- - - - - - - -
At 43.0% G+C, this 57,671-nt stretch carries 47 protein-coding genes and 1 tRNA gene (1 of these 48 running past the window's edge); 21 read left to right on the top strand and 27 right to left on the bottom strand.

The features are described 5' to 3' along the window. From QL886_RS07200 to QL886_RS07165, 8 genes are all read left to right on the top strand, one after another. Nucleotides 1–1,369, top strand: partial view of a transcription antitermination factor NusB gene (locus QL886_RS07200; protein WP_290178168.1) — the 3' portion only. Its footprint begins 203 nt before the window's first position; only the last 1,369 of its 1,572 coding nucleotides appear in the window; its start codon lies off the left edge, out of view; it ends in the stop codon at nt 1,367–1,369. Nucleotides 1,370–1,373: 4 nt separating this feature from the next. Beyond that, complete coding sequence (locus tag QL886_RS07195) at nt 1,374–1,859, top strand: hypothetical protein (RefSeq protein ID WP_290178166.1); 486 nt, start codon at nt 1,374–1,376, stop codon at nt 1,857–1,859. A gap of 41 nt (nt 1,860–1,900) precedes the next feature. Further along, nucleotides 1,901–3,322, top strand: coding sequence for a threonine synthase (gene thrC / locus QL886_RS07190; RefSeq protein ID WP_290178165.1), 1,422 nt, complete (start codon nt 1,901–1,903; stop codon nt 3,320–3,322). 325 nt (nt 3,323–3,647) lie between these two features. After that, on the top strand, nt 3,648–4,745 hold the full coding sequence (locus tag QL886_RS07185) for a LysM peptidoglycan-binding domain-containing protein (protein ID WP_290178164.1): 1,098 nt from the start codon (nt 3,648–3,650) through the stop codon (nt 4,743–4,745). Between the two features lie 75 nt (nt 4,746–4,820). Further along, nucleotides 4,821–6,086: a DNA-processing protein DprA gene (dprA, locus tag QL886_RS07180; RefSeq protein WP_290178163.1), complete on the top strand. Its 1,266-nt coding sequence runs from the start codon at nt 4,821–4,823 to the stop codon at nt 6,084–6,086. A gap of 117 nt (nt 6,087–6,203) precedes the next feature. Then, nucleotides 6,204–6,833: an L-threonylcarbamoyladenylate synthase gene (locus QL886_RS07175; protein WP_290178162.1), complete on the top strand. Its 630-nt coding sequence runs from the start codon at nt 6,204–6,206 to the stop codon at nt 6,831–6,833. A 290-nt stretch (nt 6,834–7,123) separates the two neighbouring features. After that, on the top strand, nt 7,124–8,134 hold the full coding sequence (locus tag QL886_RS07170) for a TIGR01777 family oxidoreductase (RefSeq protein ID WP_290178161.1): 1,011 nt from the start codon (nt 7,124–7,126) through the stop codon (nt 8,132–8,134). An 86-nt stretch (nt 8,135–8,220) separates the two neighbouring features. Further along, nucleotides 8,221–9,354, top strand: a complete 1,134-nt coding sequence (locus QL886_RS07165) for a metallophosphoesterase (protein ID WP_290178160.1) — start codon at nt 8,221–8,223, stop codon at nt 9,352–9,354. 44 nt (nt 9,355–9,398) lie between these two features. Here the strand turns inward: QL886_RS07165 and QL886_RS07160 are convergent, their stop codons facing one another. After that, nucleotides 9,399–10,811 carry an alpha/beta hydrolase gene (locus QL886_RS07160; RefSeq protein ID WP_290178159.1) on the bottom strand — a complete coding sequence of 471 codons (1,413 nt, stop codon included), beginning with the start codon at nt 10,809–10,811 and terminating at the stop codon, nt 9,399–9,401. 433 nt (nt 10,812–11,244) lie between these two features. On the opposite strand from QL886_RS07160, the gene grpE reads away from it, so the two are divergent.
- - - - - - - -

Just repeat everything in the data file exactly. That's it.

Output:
At 43.0% G+C, this 57,671-nt stretch carries 47 protein-coding genes and 1 tRNA gene (1 of these 48 running past the window's edge); 21 read left to right on the top strand and 27 right to left on the bottom strand.

The features are described 5' to 3' along the window. From QL886_RS07200 to QL886_RS07165, 8 genes are all read left to right on the top strand, one after another. Nucleotides 1–1,369, top strand: partial view of a transcription antitermination factor NusB gene (locus QL886_RS07200; protein WP_290178168.1) — the 3' portion only. Its footprint begins 203 nt before the window's first position; only the last 1,369 of its 1,572 coding nucleotides appear in the window; its start codon lies off the left edge, out of view; it ends in the stop codon at nt 1,367–1,369. Nucleotides 1,370–1,373: 4 nt separating this feature from the next. Beyond that, complete coding sequence (locus tag QL886_RS07195) at nt 1,374–1,859, top strand: hypothetical protein (RefSeq protein ID WP_290178166.1); 486 nt, start codon at nt 1,374–1,376, stop codon at nt 1,857–1,859. A gap of 41 nt (nt 1,860–1,900) precedes the next feature. Further along, nucleotides 1,901–3,322, top strand: coding sequence for a threonine synthase (gene thrC / locus QL886_RS07190; RefSeq protein ID WP_290178165.1), 1,422 nt, complete (start codon nt 1,901–1,903; stop codon nt 3,320–3,322). 325 nt (nt 3,323–3,647) lie between these two features. After that, on the top strand, nt 3,648–4,745 hold the full coding sequence (locus tag QL886_RS07185) for a LysM peptidoglycan-binding domain-containing protein (protein ID WP_290178164.1): 1,098 nt from the start codon (nt 3,648–3,650) through the stop codon (nt 4,743–4,745). Between the two features lie 75 nt (nt 4,746–4,820). Further along, nucleotides 4,821–6,086: a DNA-processing protein DprA gene (dprA, locus tag QL886_RS07180; RefSeq protein WP_290178163.1), complete on the top strand. Its 1,266-nt coding sequence runs from the start codon at nt 4,821–4,823 to the stop codon at nt 6,084–6,086. A gap of 117 nt (nt 6,087–6,203) precedes the next feature. Then, nucleotides 6,204–6,833: an L-threonylcarbamoyladenylate synthase gene (locus QL886_RS07175; protein WP_290178162.1), complete on the top strand. Its 630-nt coding sequence runs from the start codon at nt 6,204–6,206 to the stop codon at nt 6,831–6,833. A 290-nt stretch (nt 6,834–7,123) separates the two neighbouring features. After that, on the top strand, nt 7,124–8,134 hold the full coding sequence (locus tag QL886_RS07170) for a TIGR01777 family oxidoreductase (RefSeq protein ID WP_290178161.1): 1,011 nt from the start codon (nt 7,124–7,126) through the stop codon (nt 8,132–8,134). An 86-nt stretch (nt 8,135–8,220) separates the two neighbouring features. Further along, nucleotides 8,221–9,354, top strand: a complete 1,134-nt coding sequence (locus QL886_RS07165) for a metallophosphoesterase (protein ID WP_290178160.1) — start codon at nt 8,221–8,223, stop codon at nt 9,352–9,354. 44 nt (nt 9,355–9,398) lie between these two features. Here the strand turns inward: QL886_RS07165 and QL886_RS07160 are convergent, their stop codons facing one another. After that, nucleotides 9,399–10,811 carry an alpha/beta hydrolase gene (locus QL886_RS07160; RefSeq protein ID WP_290178159.1) on the bottom strand — a complete coding sequence of 471 codons (1,413 nt, stop codon included), beginning with the start codon at nt 10,809–10,811 and terminating at the stop codon, nt 9,399–9,401. 433 nt (nt 10,812–11,244) lie between these two features. On the opposite strand from QL886_RS07160, the gene grpE reads away from it, so the two are divergent.